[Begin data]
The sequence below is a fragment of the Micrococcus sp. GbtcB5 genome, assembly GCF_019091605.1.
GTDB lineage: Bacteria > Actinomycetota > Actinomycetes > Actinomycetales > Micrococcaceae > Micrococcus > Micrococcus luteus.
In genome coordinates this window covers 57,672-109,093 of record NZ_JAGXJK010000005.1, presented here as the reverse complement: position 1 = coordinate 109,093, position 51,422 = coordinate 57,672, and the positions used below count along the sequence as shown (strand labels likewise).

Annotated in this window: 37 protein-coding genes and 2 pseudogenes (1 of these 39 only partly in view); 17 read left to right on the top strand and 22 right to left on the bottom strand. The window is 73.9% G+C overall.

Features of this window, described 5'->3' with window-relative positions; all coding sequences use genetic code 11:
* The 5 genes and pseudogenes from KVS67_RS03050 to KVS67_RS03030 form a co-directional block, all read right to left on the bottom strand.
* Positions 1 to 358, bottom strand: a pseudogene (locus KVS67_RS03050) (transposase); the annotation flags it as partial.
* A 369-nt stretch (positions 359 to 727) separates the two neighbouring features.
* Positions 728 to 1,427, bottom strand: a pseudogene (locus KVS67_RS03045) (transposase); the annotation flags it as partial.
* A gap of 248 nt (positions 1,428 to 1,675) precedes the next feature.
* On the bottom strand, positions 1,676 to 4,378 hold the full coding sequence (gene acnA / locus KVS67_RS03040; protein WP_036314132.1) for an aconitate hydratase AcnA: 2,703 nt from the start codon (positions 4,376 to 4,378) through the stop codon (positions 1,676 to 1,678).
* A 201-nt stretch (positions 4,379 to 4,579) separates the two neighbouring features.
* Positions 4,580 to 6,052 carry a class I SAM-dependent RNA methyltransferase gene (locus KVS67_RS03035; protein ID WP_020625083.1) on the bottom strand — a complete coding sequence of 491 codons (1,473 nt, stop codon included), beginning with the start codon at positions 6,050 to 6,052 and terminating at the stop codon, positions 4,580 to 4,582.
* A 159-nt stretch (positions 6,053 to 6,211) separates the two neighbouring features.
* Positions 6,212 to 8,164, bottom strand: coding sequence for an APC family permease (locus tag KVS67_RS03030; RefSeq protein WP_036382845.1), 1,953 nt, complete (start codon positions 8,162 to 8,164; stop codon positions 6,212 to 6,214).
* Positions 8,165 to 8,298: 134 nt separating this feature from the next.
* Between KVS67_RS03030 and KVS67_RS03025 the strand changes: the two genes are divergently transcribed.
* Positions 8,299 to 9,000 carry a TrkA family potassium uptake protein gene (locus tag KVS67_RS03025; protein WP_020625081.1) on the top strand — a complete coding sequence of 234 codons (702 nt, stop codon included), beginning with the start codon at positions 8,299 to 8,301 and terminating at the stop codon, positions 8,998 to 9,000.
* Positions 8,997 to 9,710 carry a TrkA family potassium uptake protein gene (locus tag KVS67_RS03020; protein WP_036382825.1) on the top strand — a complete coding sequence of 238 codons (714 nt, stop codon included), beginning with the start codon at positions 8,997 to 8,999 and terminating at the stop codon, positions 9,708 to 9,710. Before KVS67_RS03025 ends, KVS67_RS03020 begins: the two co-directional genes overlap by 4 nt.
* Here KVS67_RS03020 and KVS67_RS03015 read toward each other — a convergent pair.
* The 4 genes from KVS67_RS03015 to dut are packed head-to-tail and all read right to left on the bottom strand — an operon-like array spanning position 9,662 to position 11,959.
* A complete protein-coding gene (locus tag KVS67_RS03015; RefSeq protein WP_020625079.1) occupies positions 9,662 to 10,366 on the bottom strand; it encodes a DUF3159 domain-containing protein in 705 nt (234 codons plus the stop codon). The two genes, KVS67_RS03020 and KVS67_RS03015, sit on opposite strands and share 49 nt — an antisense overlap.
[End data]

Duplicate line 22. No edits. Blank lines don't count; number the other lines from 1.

* A complete protein-coding gene (locus tag KVS67_RS03015; RefSeq protein WP_020625079.1) occupies positions 9,662 to 10,366 on the bottom strand; it encodes a DUF3159 domain-containing protein in 705 nt (234 codons plus the stop codon). The two genes, KVS67_RS03020 and KVS67_RS03015, sit on opposite strands and share 49 nt — an antisense overlap.